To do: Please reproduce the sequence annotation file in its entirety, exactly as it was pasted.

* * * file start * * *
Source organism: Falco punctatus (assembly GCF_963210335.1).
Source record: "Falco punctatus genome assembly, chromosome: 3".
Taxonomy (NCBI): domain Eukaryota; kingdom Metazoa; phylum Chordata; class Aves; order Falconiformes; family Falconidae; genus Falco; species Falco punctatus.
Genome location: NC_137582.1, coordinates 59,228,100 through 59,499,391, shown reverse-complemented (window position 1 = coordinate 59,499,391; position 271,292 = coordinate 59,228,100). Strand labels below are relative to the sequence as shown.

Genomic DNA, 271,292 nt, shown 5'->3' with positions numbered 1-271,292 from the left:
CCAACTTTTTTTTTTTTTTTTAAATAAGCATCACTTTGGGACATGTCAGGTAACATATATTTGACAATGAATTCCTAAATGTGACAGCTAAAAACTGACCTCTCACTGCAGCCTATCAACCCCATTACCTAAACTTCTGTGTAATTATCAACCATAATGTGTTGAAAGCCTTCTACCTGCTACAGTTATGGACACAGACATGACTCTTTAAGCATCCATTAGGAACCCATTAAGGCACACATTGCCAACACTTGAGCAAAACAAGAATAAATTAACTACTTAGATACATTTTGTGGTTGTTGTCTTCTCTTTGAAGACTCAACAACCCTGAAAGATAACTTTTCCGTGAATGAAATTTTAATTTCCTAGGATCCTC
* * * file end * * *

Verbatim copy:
Source organism: Falco punctatus (assembly GCF_963210335.1).
Source record: "Falco punctatus genome assembly, chromosome: 3".
Taxonomy (NCBI): domain Eukaryota; kingdom Metazoa; phylum Chordata; class Aves; order Falconiformes; family Falconidae; genus Falco; species Falco punctatus.
Genome location: NC_137582.1, coordinates 59,228,100 through 59,499,391, shown reverse-complemented (window position 1 = coordinate 59,499,391; position 271,292 = coordinate 59,228,100). Strand labels below are relative to the sequence as shown.

Genomic DNA, 271,292 nt, shown 5'->3' with positions numbered 1-271,292 from the left:
CCAACTTTTTTTTTTTTTTTTAAATAAGCATCACTTTGGGACATGTCAGGTAACATATATTTGACAATGAATTCCTAAATGTGACAGCTAAAAACTGACCTCTCACTGCAGCCTATCAACCCCATTACCTAAACTTCTGTGTAATTATCAACCATAATGTGTTGAAAGCCTTCTACCTGCTACAGTTATGGACACAGACATGACTCTTTAAGCATCCATTAGGAACCCATTAAGGCACACATTGCCAACACTTGAGCAAAACAAGAATAAATTAACTACTTAGATACATTTTGTGGTTGTTGTCTTCTCTTTGAAGACTCAACAACCCTGAAAGATAACTTTTCCGTGAATGAAATTTTAATTTCCTAGGATCCTC